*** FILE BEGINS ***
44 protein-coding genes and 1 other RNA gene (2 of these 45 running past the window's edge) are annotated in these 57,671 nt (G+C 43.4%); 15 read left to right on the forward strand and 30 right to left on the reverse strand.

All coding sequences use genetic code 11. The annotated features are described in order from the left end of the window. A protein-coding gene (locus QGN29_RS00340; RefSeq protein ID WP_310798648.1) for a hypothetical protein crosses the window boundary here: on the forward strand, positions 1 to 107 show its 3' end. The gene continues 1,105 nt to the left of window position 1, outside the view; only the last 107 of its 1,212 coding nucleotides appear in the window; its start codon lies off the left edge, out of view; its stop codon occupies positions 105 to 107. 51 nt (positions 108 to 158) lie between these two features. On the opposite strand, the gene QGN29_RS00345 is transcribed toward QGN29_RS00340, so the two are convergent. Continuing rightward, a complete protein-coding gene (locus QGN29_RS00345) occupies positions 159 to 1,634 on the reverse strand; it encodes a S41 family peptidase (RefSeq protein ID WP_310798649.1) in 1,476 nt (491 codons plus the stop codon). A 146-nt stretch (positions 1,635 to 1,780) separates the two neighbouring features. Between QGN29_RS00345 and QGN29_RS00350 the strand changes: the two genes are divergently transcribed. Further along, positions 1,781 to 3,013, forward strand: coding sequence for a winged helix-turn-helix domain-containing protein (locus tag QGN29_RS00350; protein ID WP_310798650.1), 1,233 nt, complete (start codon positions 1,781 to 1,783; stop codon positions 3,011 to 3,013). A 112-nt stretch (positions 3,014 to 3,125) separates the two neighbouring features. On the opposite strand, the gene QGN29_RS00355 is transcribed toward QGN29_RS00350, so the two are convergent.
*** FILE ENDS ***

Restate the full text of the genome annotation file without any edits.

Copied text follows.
44 protein-coding genes and 1 other RNA gene (2 of these 45 running past the window's edge) are annotated in these 57,671 nt (G+C 43.4%); 15 read left to right on the forward strand and 30 right to left on the reverse strand.

All coding sequences use genetic code 11. The annotated features are described in order from the left end of the window. A protein-coding gene (locus QGN29_RS00340; RefSeq protein ID WP_310798648.1) for a hypothetical protein crosses the window boundary here: on the forward strand, positions 1 to 107 show its 3' end. The gene continues 1,105 nt to the left of window position 1, outside the view; only the last 107 of its 1,212 coding nucleotides appear in the window; its start codon lies off the left edge, out of view; its stop codon occupies positions 105 to 107. 51 nt (positions 108 to 158) lie between these two features. On the opposite strand, the gene QGN29_RS00345 is transcribed toward QGN29_RS00340, so the two are convergent. Continuing rightward, a complete protein-coding gene (locus QGN29_RS00345) occupies positions 159 to 1,634 on the reverse strand; it encodes a S41 family peptidase (RefSeq protein ID WP_310798649.1) in 1,476 nt (491 codons plus the stop codon). A 146-nt stretch (positions 1,635 to 1,780) separates the two neighbouring features. Between QGN29_RS00345 and QGN29_RS00350 the strand changes: the two genes are divergently transcribed. Further along, positions 1,781 to 3,013, forward strand: coding sequence for a winged helix-turn-helix domain-containing protein (locus tag QGN29_RS00350; protein ID WP_310798650.1), 1,233 nt, complete (start codon positions 1,781 to 1,783; stop codon positions 3,011 to 3,013). A 112-nt stretch (positions 3,014 to 3,125) separates the two neighbouring features. On the opposite strand, the gene QGN29_RS00355 is transcribed toward QGN29_RS00350, so the two are convergent.